Thursday, June 13, 2013

Compromise or Compromised? When Compromise is Helpful and When It is Harmful

With any issue you have to evaluate the stakes.  If the stakes are low then compromise is a good option in order to get along with someone.  A low-stake issue is something like "should we go to the Italian restaurant or to the Mexican restaurant?"  No big deal.

But obviously if the stakes are high then you really need to be careful.  It could be something like, "Should I go on the overnight business trip with my female accountant?"  Well, if your female accountant is not your wife then that's a bad idea.  Compromising on morals is usually a bad idea, right?  Another example:  should Israel compromise with its Land?  Land for "peace"?  NO.

Recently, a commenter suggested that the Inclusionists (e.g. Torah Resource, TNN Online) and the Exclusionists (FFOZ/UMJC) just find some common ground and get along--basically compromise.  If we were arguing over the color of wallpaper for a bedroom then I'd say "sure, let's compromise."  But since the false teachings of FFOZ/UMJC send people to hell, compromise is just not an option.


3 comments:

  1. Peter,

    Take a look at this article:
    http://alastairadversaria.wordpress.com/2012/01/10/summary-of-edwin-friedmans-a-failure-of-nerve-part-2/

    My intention is to help expand perspective and give a few other concepts to help define what is going on in this crazy "movement."

    Apart from their (Bowen, Friedman, etc) continued references to man evolving, many concepts presented in this article and the books referenced are helpful.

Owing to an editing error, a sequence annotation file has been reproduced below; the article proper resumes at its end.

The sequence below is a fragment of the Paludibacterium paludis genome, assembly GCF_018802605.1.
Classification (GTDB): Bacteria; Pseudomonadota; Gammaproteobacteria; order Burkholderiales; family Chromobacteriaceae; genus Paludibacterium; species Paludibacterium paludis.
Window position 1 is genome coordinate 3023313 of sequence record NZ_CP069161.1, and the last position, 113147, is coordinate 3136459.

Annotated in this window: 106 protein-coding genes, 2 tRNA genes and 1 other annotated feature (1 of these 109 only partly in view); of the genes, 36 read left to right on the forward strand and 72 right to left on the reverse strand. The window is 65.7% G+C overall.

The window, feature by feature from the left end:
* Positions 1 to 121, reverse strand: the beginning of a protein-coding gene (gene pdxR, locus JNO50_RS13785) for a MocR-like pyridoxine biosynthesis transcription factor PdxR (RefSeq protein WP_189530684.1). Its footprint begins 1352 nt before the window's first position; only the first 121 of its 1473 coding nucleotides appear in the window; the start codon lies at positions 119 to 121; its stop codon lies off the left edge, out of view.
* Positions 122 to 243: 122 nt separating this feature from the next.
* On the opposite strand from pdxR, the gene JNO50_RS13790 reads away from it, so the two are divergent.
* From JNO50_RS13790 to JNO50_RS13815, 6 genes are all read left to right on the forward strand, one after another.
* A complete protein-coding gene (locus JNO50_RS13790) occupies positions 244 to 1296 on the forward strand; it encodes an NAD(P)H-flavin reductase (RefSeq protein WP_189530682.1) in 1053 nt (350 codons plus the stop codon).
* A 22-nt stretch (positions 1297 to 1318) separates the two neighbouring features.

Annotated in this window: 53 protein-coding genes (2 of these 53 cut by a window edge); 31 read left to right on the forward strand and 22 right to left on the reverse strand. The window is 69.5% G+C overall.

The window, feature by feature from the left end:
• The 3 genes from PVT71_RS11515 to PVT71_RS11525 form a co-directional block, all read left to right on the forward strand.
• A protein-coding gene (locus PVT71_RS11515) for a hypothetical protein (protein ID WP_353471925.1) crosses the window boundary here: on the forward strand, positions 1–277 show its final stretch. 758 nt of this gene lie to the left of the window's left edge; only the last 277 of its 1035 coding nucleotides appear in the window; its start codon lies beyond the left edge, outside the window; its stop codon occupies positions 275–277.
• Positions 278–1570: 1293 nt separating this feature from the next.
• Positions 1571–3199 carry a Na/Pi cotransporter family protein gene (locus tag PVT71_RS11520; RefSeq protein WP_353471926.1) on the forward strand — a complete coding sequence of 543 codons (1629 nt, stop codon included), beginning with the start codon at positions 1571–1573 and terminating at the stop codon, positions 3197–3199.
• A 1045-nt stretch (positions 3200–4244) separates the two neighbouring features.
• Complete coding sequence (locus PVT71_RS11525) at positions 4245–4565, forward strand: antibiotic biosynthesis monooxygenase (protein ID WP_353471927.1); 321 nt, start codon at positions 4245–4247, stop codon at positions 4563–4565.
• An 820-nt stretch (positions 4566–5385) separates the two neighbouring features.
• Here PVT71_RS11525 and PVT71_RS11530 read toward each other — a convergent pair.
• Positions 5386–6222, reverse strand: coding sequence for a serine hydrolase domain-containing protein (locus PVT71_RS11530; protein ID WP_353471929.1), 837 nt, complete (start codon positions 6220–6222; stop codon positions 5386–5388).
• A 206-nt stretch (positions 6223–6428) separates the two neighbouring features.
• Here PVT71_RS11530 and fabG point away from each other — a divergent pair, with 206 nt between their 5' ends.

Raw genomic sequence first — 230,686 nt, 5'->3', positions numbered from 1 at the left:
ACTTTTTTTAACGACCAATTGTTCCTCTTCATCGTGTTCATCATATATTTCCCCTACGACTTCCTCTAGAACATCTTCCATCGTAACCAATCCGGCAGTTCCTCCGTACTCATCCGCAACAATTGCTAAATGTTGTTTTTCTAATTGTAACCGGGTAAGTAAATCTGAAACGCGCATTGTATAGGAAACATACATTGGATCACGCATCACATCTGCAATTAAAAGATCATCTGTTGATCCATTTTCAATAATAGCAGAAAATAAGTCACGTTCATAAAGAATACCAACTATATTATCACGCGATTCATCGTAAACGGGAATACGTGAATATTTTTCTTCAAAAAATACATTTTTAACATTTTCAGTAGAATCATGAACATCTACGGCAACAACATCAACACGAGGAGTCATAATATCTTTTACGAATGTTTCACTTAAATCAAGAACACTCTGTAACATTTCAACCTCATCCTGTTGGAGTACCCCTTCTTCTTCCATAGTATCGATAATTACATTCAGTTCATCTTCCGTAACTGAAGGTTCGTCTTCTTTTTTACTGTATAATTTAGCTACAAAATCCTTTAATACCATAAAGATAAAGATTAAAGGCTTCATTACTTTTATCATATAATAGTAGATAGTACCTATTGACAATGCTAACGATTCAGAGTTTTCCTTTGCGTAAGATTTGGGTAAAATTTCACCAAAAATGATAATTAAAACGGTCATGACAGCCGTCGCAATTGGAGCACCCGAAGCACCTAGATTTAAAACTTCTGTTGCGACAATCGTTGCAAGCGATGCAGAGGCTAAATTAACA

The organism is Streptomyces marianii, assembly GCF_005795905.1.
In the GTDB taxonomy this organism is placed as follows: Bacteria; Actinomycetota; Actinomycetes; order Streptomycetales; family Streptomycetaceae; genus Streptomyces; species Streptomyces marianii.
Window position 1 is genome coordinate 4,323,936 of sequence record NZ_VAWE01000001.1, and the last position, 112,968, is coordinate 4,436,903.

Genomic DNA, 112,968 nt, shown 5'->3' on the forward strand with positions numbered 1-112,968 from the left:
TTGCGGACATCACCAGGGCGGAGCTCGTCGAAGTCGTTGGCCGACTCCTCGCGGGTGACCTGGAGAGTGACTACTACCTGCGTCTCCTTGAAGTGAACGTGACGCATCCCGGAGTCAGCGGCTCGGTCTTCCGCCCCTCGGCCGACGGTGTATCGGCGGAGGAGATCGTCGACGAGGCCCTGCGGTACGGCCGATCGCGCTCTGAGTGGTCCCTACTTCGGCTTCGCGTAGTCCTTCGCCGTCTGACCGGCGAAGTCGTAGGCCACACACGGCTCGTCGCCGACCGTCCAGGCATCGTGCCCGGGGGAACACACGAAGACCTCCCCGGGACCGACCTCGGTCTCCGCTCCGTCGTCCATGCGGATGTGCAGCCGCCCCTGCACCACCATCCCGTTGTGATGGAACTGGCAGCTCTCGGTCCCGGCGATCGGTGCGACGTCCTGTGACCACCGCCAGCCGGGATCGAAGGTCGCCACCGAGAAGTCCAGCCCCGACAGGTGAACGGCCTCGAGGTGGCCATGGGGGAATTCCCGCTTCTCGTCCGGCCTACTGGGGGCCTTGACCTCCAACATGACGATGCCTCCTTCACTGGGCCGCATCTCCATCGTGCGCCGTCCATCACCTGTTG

Shalom,
    Gary

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  2. Shalom..

    Is there any additional information regarding the "mass exodus" of people from the UMJC? Relevant FACTS would be appreciated and are critical for fair and accurate understanding.

    Toda..

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    Replies
    1. To be clear: I'm not trying to prove that an exodus is occurring. It's just something that all the local Messianics in my city are witnessing and commenting on--even certain Christian pastors have taken notice.

      And when I say "local" I'm talking about the UMJC synagogues in my state. I get reports from several different congregations.

      The other thing about mass exoduses... Back in 2005 or thereabouts, there was a big UMJC congregation that split in half (this of course happens all the time). The congregation was still growing and eventually replenished its numbers. Nevertheless, a mass exodus DID occur at that congregation. I mention this story to illustrate how difficult it is to observe these types of phenomena; one usually is forced to rely on anecdotal evidence.

      Shalom,

      Peter

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